How strategically important is the potential outsources process/function/area to the organisation?

The general view is that outsourcing is best when the area in question is not part of the core strategic proposition of the organisation. That is true in most cases. Look at it from the perspective of the organisation’s own customers. If some key element of your purchase is actually the work of a third party, then why not go direct to the third party?

However, again, we can challenge this to some extent. Some organisations have changed the parameters of the debate by outsourcing virtually everything. In a sense, they are saying, “our core skill is in managing a complex network of outsourced service (or product) suppliers and pulling that together into an overall business proposition”. So the key question is probably something more connected with competitive substitution – does outsourcing weaken the market position or make it more likely that someone (and that could even be the outsourced provider) could negatively impact the organisation’s strategic position?

Does the organisation have the capability to manage the service provider?

Surprisingly, this is often a major issue. It can be managed – through investment in additional resource if necessary – but we include it to point out that it needs consideration. Retaining an intelligent client function is critical, which might mean not transferring all employees in the area under consideration to the service provider. And if the outsource is so esoteric, specialist or difficult that managing the ongoing contract is a real concern, then the whole strategy needs to be questioned.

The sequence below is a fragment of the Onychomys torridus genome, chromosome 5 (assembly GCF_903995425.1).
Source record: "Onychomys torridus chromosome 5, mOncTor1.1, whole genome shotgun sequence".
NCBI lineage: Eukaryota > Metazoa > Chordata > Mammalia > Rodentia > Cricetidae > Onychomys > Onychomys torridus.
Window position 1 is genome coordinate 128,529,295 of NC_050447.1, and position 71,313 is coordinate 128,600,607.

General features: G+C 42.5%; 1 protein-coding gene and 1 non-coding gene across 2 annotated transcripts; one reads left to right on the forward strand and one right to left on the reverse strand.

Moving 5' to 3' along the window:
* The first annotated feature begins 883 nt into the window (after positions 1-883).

Then we have the cost/benefit financial factors to consider.

What are the likely cost savings from the outsource?

This is conceptually easy to understand, although obtaining the appropriate information to support a business case can be challenging. Clearly, service providers may offer savings through economies of scale, greater expertise, or innovation. Work will need to be done prior to the business case development as this will inevitably form an important part of the analysis.

What other “softer” benefits might arise from the outsource?